Correspondence (1932-1963) with family, art organizations and associations, educational institutions, galleries and museums, patrons, and fellow artists; 3 original sketches; manuscript articles, critiques, notes, reviews, speeches; 2 lists of paintings, with descriptions and some prices; and a small amount of memorabilia. Correspondence with Ivan Albright, American Artists Group, Associated American Artists, Will Barnet, Cameron Booth, David Breger, Howard Cook, Adolf Dehn, August Derleth, Federal Art Project, Frank Getlein, Moss Hart, Kaj Klitgaard, Georges Schreiber, Lawrence Beall Smith, Raphael Soyer, Frederic Taubes, U.S. Dept. of the Treasury, U.S. War Office, Grant Wood, and many others.
Correspondence, incoming and outgoing carbons; writings, including articles, a book review, transcripts of Campbell’s testimony before various Congressional committees, and speeches (1969-1980); and memorabilia including appointment calendars, clippings, photographs and printed material relating to events at Syracuse University’s Maxwell School, the Civil Service Commission, and the Office of Personnel Management. Correspondence with Jimmy Carter, National Academy of Public Administration, National Association of Schools of Public Affairs and Administration, Donna Shalala, and others. Material relating to the Civil Service Reform Act.
Albert Schweitzer Fellowship Records includes Albert Schweitzer Fellowship Records (office files, board of directors records, financial records, programs and projects, and publications); Albert Schweitzer Hospital records (communications, medical reports, publications, hospital construction including photographs, blueprints, and financial records, U.S. A.I.D. grant, subject files); Association internationale de l'Hôpital Albert Schweitzer (communications, subject files, publications); Albert Schweitzer Center records (communications and publications); Schweitzer Memorabilia (Albert Schweitzer documents, Helene Schweitzer documents, Schweitzer-related materials, material by and about Schweitzer in various languages). Correspondents include Erica Anderson, Theodor Binder, Jorge Bird, Julius Seelye Bixler, E. Gaine Cannon, Frank Catchpool, Norman Cousins, A.R.T. Denues, Lee and Dottie Ellerbrock, Ford Foundation, Maurice Frey, Lawrence Gussman, Hermann Hagedore, Jerome Hill, Homer A. Jack, Charles Joy, George T. Keating, Reinhard N. Lahde, Leif Erikson Foundation, Charles Lowe, Hans Margolius, Emmy Martin, Louis Mayer, William Maul Measey, William Larimer Mellon, Joseph F. Montague, Edouard Nies-Berger, Simon Obame-Bikoro, Leslie Paffrath, Laura Person, R.P. Dominique Pire, Fergus Pope, Thomas D. Rees, Myrta Ross, Ali Silver, Ruth Sloan, Keith Smith, Isaac N.P. Stokes, Margaret S. Tenbrinck, Paul Dudley White, Andre Wick, V. McKinley Wiles, and Elizabeth L. Young.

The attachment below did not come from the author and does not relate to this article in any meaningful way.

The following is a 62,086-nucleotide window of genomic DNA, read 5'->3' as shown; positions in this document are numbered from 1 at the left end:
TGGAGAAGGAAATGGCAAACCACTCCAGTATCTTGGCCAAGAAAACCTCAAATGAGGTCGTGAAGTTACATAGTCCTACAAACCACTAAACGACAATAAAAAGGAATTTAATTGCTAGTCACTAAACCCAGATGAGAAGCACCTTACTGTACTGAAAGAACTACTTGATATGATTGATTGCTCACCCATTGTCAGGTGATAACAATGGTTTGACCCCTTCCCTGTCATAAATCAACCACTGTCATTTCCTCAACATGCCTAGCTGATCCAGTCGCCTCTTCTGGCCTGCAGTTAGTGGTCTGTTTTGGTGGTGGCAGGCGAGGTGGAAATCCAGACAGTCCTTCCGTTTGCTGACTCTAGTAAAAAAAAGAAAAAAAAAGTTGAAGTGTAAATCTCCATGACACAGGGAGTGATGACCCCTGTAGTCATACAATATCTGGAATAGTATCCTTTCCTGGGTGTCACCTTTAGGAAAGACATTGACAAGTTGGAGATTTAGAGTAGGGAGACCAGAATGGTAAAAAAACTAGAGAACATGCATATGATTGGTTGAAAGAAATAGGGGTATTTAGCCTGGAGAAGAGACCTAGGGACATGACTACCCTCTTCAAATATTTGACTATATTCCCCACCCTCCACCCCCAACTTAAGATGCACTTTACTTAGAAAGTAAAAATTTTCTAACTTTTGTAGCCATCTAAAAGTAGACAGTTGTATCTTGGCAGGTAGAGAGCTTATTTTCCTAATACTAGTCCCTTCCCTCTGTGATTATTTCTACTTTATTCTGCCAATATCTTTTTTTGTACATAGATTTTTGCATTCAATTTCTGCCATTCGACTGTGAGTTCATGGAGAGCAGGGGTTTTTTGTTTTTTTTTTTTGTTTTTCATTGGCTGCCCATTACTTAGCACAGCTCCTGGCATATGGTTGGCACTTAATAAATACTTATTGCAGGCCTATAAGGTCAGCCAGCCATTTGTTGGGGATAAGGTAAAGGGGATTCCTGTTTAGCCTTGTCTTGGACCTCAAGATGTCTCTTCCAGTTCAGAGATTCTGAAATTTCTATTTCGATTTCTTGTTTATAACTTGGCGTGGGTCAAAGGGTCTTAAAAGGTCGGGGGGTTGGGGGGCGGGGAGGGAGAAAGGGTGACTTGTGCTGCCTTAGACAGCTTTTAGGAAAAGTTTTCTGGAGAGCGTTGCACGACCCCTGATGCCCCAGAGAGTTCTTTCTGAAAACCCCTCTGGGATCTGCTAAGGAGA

Alexander A. Liveright was a professor of adult education and director of the Center for the Study of Liberal Education for Adults (CSLEA) for more than ten years. Correspondence, minutes and reports which highlight Liveright’s professional interests and affiliations. Included are papers generated while professor in the schools of education at Boston University and Syracuse University, as director of The Center for the Study of Liberal Education for Adults, and as founding member and Secretary of the International Congress of University Adult Education. Sagamore Conference papers and those of the New Institutional Forms Project, a research project begun by Liveright to study the development of comprehensive adult education programs, also appear in the collection. International adult education is the focus of records from trips to Australia, Hong Kong, India, New Zealand, the Philippines, and Thailand. Miscellaneous material includes newspaper clippings, War Manpower Commission documents, and material from the Highlander Folk School.
Original cartoons, photostats and proofs from the newspaper comic strips Kerry Drake, Steve Roper, and Mary Worth; correspondence, subject files and published material such as articles, clippings, and pamphlets about Saunders and others.
The American Locomotive Company was incorporated in 1901, the result of the merger of the Schenectady Locomotive Engine Manufactory with seven small companies. In 1955 it became Alco Products, Inc. and was acquired in 1964 by the Worthington Corporation. In addition to steam and diesel engines and generators, the American Locomotive Company also manufactured high quality steel and military tanks, with unsuccessful ventures in automobile manufacture (1905-1913) and the production of nuclear energy (1954-1962). Collection contains advertising and publicity, correspondence, financial records (annual reports, ledgers, etc.), technical drawings and technical manuals, maps, news clippings, personnel records, photographs, sketches and drawings, and more.
Fair copy by E. Savage of the history of the organization as presented by H. Silliman in 1839 at Hamilton Seminary (later Colgate University). History was assembled from various sources including annual reports.